Accessing, Obtaining and Protecting
Elgar Law, Technology and Society series
Edited by Abbe E.L. Brown
Chapter 6: Climate change, technology transfer and intellectual property rights: a modest exercise in thinking outside the box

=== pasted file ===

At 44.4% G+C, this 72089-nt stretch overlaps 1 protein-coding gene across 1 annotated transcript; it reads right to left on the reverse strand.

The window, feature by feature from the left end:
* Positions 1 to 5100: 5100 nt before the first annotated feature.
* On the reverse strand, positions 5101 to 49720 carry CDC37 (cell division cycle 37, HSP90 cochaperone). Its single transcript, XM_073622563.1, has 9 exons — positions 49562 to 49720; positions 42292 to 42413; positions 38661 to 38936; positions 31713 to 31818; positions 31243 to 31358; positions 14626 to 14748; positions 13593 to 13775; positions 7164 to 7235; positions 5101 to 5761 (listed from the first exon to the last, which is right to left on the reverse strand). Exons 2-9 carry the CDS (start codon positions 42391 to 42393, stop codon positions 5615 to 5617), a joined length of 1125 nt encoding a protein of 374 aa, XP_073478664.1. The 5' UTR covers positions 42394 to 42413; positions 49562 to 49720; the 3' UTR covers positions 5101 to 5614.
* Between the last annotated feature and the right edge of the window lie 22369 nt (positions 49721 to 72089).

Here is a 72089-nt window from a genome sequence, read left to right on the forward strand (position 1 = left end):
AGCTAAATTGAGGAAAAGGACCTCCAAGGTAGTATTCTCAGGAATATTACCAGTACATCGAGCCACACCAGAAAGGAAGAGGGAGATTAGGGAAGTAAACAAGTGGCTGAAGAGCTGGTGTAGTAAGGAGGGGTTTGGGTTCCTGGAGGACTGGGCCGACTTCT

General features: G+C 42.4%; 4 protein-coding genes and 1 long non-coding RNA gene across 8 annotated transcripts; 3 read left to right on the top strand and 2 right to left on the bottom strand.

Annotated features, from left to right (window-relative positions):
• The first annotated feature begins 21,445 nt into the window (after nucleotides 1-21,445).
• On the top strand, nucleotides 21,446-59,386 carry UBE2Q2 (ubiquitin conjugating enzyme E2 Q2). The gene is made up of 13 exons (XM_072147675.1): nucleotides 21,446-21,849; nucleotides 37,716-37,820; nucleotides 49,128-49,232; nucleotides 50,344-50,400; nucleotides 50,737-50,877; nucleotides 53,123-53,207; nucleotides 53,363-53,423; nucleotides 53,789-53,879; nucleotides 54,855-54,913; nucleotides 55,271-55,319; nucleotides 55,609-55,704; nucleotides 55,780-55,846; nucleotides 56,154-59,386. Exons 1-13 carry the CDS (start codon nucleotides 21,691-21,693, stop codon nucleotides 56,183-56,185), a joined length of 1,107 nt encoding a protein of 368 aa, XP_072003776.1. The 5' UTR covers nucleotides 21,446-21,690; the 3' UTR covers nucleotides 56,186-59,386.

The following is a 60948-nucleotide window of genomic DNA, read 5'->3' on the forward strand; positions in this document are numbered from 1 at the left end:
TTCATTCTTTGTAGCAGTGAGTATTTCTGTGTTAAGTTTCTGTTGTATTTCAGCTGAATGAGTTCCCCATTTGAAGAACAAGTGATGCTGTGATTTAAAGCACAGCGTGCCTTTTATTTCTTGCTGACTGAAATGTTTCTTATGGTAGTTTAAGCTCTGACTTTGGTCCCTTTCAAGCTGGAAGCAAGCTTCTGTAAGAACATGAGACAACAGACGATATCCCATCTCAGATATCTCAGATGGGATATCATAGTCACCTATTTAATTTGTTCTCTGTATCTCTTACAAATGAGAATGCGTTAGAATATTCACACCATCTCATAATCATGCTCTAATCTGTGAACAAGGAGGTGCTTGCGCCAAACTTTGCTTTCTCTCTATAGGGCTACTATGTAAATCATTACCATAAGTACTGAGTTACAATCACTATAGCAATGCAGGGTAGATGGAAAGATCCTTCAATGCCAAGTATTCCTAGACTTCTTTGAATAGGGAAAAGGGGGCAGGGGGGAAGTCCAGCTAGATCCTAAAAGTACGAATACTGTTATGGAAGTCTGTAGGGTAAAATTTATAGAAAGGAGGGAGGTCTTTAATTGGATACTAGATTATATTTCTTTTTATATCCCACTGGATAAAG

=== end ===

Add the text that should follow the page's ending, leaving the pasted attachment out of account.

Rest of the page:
Technology transfer (TT) in the context of climate change has been one of the key objectives of UNFCCC as enshrined in Articles 4.1, 4.3, 4.5 and 4.7. UNFCCC’s approach towards TT is based on the principle that developed countries are developers and suppliers of technology, while developing nations are recipients of the same, and developing countries need TT, assistance in capacity building and financial support. The traditional understanding of TT has been that it is a one-way flow between providers and recipients. But inevitably the discourse of TT has often been framed in North–South divergences on various aspects related to TT. After analyzing what are called the ‘political discourses’ of development and diffusion and ‘development discourse’, it is clear that while intellectual property right (IPR) is the thorniest issue in UNFCCC negotiations, even without the IPR question, low-carbon technology transfer as such remains one of the most difficult issues in UNFCCC negotiations. A holistic perspective on IPR and TT will need to take into account matters such as human rights, and the chapters in this volume provide ample food for thought in understanding the case for a holistic perspective. I have summarized the different views on IPR and TT in the context of climate change elsewhere. On an issue like this, there is always scope to think in terms of new options and potential strategies that may work within the current global framework on IPR and to explore options that have not received much attention in the literature.
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